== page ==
Evidence reports recently released by the Foundation for Chiropractic Education and Research (FCER) show the effectiveness of chiropractic care for sufferers of Tension Headaches. The story released February of 2001, was the continuation of a release of a study done at Duke University several years earlier. In the study many different types of physical and behavioral treatments were used for patients with headaches. Chiropractic care was specifically compared to amitriptyline, a common medication used for headaches.
In this study the staff at the Duke centre screened articles from the literature, created evidence tables, and analyzed the quality and magnitude of results from these studies. They then drafted an evidence report with peer review from a panel of 25 reviewers, including researchers and clinicians in chiropractic.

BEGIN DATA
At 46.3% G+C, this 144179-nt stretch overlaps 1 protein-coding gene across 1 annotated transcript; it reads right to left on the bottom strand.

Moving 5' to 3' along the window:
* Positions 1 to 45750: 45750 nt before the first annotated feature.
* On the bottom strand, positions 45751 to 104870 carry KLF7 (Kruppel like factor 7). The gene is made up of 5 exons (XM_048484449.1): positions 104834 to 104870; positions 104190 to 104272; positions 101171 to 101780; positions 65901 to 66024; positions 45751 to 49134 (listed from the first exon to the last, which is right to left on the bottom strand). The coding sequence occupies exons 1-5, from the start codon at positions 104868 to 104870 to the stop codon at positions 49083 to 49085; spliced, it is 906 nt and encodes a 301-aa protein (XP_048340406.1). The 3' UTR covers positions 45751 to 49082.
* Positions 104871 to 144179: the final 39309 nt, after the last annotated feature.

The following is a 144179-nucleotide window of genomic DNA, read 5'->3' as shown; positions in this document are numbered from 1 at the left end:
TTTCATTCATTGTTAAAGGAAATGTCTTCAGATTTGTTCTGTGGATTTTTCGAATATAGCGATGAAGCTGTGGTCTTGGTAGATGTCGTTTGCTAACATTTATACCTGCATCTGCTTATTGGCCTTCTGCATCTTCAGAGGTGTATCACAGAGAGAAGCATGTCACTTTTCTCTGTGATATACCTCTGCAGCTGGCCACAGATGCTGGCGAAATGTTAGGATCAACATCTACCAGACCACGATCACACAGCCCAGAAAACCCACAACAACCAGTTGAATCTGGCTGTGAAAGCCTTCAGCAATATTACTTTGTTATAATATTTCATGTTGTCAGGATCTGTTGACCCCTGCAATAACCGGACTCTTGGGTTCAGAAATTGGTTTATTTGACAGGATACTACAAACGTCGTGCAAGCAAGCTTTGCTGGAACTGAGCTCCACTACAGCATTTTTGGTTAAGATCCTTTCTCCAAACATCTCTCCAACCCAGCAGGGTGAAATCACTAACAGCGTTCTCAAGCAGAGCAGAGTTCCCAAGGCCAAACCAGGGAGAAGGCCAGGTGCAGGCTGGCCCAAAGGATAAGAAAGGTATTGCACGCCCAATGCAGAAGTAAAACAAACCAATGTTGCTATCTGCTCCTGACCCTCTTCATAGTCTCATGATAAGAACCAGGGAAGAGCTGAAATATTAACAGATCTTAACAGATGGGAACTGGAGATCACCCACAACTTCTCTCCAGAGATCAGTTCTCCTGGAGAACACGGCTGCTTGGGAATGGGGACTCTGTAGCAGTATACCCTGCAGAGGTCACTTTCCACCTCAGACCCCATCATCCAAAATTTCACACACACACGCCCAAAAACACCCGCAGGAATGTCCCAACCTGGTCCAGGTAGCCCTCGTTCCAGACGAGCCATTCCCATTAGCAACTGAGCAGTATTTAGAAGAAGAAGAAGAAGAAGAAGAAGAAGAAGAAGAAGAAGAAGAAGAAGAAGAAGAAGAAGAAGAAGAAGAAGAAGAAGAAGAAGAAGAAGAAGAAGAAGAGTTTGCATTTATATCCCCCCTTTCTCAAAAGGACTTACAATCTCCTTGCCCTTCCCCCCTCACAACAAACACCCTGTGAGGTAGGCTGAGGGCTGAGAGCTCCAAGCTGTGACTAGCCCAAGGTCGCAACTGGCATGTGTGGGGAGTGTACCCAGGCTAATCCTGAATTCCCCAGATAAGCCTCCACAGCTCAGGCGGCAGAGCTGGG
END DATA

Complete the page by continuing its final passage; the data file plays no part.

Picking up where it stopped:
The results showed that chiropractic was highly effective for patients with tension headaches. When compared with the drug amitriptyline, chiropractic and the drug had similar short term effects during the episode. However, the drug carried with it an adverse reaction rate in 82% of the patients.
The most profound effects were seen after the care was discontinued in the study. In these instances the patients who were on drug therapy essentially returned to the same state as before. However, the patients who were under chiropractic care continued to show sustained reduction in headache frequency and severity even after the chiropractic care was discontinued. The implications are that chiropractic is not actually a therapy or treatment, but rather gets to the cause allowing the body to effect a correction that lasts beyond actual care.